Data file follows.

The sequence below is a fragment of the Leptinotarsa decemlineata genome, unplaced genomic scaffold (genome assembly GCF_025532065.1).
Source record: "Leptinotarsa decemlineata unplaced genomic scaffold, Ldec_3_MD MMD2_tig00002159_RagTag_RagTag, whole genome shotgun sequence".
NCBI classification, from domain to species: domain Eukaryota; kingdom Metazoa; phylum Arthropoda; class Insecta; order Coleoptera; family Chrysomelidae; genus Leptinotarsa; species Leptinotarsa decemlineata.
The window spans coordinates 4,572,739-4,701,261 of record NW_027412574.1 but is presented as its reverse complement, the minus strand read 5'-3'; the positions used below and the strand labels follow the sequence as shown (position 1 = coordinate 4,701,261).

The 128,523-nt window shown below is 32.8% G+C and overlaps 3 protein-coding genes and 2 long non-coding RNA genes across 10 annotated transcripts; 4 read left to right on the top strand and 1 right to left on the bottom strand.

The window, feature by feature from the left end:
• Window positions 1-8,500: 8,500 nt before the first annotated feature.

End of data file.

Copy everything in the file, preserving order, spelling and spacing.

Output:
The sequence below is a fragment of the Leptinotarsa decemlineata genome, unplaced genomic scaffold (genome assembly GCF_025532065.1).
Source record: "Leptinotarsa decemlineata unplaced genomic scaffold, Ldec_3_MD MMD2_tig00002159_RagTag_RagTag, whole genome shotgun sequence".
NCBI classification, from domain to species: domain Eukaryota; kingdom Metazoa; phylum Arthropoda; class Insecta; order Coleoptera; family Chrysomelidae; genus Leptinotarsa; species Leptinotarsa decemlineata.
The window spans coordinates 4,572,739-4,701,261 of record NW_027412574.1 but is presented as its reverse complement, the minus strand read 5'-3'; the positions used below and the strand labels follow the sequence as shown (position 1 = coordinate 4,701,261).

The 128,523-nt window shown below is 32.8% G+C and overlaps 3 protein-coding genes and 2 long non-coding RNA genes across 10 annotated transcripts; 4 read left to right on the top strand and 1 right to left on the bottom strand.

The window, feature by feature from the left end:
• Window positions 1-8,500: 8,500 nt before the first annotated feature.